Do your systems and on off hiring windows mean you keep non-performers in their jobs too long?
Does your hiring process take too long?
Can your people make hiring decisions quickly? Maybe Training could help?
Does that lead to a “Make do and Mend” philosophy?
This is where the manager tolerates poor performers because if they get rid of someone they may not be allowed to hire or be quick enough to hire someone new?
They begin to take a view that this will leave their department short handed and make the problem worse.
This way no one deals with performance issues but they sometimes they move the problem empolyees on.
We think that having someone on the team who is not executing their job well, costs a great deal more than you think. Just add-up the lost productivity, the poor morale and lost opportunities. Then also add-in the frustration, anxiety, stress and management time spent trying to help them perform.
Meet another one of our heroines .
Mary was a top performing salesperson in the Audio Visual industry.
She was absolutely great at bring in “NEW, NEW Business”.
The most valuable type of business to most companies.
She also had the highest incentive package to pursue this kind of business.
Mary had been with the AV company for six years and was considered a top performer in the industry.
Rick was the Administration Manager responsible for quoting and delivering the products that Mary and the rest of the sales team sold. Rick was also a top performer. Unfortunately because he was good he was headhunted by another AV company. This company had a reputation for growing and developing people, promoting from within and having a very close and connected team.
When Rick left, the station hired Chris to take his place.
Chris looked good on paper and for the first two months did very well.
He seemed to catch on quick, but as the work piled up, it became clearer that he was not organised or prepared.
He was not that experienced and seemed to miss basics that would have saved him time, helped him stay organised and feel confident in his role.
Mary had to promise new customers a short turnaround time to get them to change suppliers and products. However she had to rely on Chris and his team to get his job done to keep her promise. When Chris’s team caused delays, she looked bad with a new client. She and the company lost out on potential repeat business when the company couldn’t deliver because Chris and his team let her down.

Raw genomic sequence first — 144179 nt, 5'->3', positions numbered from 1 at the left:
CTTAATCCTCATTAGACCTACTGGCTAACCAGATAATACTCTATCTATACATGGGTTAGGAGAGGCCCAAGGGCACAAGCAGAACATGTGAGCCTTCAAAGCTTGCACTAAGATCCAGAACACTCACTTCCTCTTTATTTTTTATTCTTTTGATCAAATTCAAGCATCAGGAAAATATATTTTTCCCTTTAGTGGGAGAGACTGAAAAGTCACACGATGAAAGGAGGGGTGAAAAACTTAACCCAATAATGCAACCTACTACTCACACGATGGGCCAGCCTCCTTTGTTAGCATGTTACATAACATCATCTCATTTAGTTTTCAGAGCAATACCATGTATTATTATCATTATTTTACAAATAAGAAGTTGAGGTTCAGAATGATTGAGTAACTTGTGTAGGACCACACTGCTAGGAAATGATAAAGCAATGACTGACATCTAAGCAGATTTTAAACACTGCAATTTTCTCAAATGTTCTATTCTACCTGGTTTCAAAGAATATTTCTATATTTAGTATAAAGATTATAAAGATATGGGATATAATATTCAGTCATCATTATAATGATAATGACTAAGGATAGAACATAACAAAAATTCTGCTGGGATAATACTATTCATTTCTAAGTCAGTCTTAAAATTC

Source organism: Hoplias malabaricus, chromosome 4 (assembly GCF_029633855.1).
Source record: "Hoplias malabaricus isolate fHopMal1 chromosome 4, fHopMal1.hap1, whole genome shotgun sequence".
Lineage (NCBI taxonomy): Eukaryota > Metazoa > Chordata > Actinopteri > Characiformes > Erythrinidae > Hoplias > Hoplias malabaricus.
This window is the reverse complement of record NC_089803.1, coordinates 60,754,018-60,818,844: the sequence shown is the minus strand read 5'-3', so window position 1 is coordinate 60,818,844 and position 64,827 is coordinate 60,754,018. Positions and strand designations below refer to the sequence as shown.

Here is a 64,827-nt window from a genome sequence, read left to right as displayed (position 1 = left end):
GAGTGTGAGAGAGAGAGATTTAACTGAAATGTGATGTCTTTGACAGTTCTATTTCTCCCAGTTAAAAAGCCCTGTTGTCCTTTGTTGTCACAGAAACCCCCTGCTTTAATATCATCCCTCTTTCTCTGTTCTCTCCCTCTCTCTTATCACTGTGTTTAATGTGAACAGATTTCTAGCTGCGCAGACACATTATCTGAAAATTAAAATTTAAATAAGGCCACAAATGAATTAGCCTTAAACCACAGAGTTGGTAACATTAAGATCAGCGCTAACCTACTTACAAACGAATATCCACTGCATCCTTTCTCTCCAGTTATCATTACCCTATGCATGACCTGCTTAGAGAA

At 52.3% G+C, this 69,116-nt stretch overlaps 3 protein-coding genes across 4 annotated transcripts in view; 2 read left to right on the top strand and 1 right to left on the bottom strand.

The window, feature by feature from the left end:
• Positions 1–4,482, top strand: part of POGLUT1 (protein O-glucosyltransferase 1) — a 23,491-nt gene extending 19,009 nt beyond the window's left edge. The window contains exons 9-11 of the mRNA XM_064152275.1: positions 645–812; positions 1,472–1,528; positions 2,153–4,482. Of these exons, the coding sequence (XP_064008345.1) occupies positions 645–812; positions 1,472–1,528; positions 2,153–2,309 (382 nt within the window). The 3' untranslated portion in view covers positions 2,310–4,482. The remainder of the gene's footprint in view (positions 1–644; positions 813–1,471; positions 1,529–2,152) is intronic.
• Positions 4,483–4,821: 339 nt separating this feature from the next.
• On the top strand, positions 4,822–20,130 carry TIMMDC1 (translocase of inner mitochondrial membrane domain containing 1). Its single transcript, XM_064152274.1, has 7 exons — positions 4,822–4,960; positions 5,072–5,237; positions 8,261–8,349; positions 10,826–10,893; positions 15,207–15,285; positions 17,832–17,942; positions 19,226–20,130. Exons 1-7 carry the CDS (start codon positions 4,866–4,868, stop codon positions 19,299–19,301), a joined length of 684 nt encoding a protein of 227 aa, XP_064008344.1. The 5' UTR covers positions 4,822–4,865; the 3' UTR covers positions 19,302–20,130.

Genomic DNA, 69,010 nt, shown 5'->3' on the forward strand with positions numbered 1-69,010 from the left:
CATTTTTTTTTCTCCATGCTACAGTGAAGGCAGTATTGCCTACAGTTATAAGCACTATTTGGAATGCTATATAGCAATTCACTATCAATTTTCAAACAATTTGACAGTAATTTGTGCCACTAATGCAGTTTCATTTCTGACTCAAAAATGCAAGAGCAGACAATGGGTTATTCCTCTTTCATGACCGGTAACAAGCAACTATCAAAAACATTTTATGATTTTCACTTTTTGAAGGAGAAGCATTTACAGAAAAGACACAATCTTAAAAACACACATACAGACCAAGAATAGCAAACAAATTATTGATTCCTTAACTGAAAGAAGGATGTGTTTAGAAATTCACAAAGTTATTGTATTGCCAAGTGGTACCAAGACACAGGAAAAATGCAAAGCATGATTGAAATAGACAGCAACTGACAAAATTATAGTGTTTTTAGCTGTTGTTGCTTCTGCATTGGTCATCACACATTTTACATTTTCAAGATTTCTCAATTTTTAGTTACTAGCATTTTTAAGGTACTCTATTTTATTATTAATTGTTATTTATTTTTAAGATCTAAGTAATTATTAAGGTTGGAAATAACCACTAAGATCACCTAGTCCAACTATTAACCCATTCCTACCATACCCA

For six years, Mary had ignored the calls she was getting from recruiters and other AV companies who knew her reputation for developing new new business. However after a few months of Chris’s delays, Mary started to take those calls. The end of the tale is obvious.
Chris was eventually let go, but it was too late. Mary was already gone.
Our view is that the cost of keeping non-performers in their role too long is much higher than their salary and benefits. You run the risk of turnover among your top performers who are the most likely to not put up with mediocrity. You lower the standard of performance of everyone who interacts with the non-performer. You risk losing customers. You damage your brand.
So, why do companies keep non-performers when there are so many reasons not to keep them?
We think there are two main reasons:
1. No systems and processes in place to make the best hiring decisions
2. No structured game plan to on-board and geta new hire up to speed and quickly . Maybe try Onboarding Coaching?
If you want to keep your top performers, raise your standards in both your hiring and onboarding practices. Don’t settle for second best . Hire the best possible person to fill every role.
Don’t minimize the importance of getting new people up and running quickly, thoroughly and effectively. If you want people to perform well, you need to provide them with a solid foundation to build on.